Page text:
More evening sessions and mentoring of new members are being proposed by the Hanford Advisory Board to increase the diversity of the board and those participating in its activities.
Department of Energy officials in Washington, D.C., announced in 2012 that DOE would be instituting term limits for some members of the board and making other unspecified changes. Changes could ensure ethnic, racial and gender diversity on the board and allow more working parents to participate, DOE said then.
It was the third time DOE has pushed to change the composition of the board since 2000, which some members have interpreted as an attempt to exert more control over the board or even rid it of members with opinions it disliked.
Instead of DOE making unilateral changes, the board proposed looking at ways that it could make sure it was hearing from and representing diverse groups. No term limits have been instituted.
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"The board is effective," said Susan Leckband, who represents the Washington League of Women Voters on the board, at its Friday meeting in Richland.
"But as I look around the table, there are some voices that are not here. We want to include those groups," she said.
Board members have had limited success in recruiting and retaining Hispanics on the board. The volunteer board also tends to attract retirees and other older members who have time to attend committee and board meetings organized in day-long sessions because participants come from across Washington and Oregon.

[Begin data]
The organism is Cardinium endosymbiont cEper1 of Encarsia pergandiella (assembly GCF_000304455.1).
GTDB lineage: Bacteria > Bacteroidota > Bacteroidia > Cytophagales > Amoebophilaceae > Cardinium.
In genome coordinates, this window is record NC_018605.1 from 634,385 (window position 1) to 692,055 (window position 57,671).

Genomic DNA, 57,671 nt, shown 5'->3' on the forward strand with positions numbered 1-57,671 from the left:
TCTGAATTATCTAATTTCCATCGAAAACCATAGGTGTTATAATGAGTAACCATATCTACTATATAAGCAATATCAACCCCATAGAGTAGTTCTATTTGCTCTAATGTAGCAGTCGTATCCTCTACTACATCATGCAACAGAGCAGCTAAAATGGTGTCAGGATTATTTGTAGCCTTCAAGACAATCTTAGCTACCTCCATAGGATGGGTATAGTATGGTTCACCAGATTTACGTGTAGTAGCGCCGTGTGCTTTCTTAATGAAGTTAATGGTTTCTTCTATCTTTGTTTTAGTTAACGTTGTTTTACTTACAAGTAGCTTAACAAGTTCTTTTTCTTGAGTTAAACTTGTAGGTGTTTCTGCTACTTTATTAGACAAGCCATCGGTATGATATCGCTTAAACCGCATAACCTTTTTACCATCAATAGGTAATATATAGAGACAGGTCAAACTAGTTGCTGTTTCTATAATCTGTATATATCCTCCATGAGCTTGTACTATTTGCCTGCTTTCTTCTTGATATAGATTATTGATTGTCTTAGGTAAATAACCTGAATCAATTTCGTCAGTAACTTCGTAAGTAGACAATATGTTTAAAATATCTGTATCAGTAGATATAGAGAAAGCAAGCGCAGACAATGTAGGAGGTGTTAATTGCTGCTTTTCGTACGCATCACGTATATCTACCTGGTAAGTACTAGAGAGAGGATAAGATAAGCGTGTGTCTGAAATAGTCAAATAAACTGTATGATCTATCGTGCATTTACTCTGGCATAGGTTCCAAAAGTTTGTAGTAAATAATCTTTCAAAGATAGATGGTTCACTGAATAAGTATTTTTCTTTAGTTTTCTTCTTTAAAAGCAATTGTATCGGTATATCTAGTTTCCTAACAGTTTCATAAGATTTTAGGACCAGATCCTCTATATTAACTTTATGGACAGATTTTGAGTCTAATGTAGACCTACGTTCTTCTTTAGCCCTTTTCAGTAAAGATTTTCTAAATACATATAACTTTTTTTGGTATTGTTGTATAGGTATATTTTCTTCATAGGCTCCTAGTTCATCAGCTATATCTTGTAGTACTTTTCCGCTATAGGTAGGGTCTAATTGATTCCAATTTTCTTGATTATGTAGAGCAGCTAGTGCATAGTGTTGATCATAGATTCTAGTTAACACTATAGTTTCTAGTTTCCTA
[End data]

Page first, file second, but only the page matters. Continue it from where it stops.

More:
The board was formed almost two decades ago with most seats assigned to interest groups affected by the Hanford nuclear reservation, including local governments, tribes, organized labor, public health, environmental and civic groups, and universities. The groups pick their own representatives to the board, and some board members said they represent the diverse people in their groups, reaching out to hear opinions and share information about Hanford.
Board members agreed that each group with a seat on the board and the board as a whole would work toward a succession plan to help ensure a more diverse demographic as members leave the board.
A mentoring program is proposed to help new members become knowledgeable about the complex issues involved in the cleanup of radiological and chemical contamination of the 586-square-mile nuclear reservation.
"We understand that cleanup will go on for decades, and each interest group will examine its pool of potential appointees to strategically seek and engage younger people to ensure balance and diversity," the board said in a letter to be sent to the Department of Energy and its regulators.
It also is proposing some evening sessions to help increase participation of working board members and allow more people with jobs to attend meetings.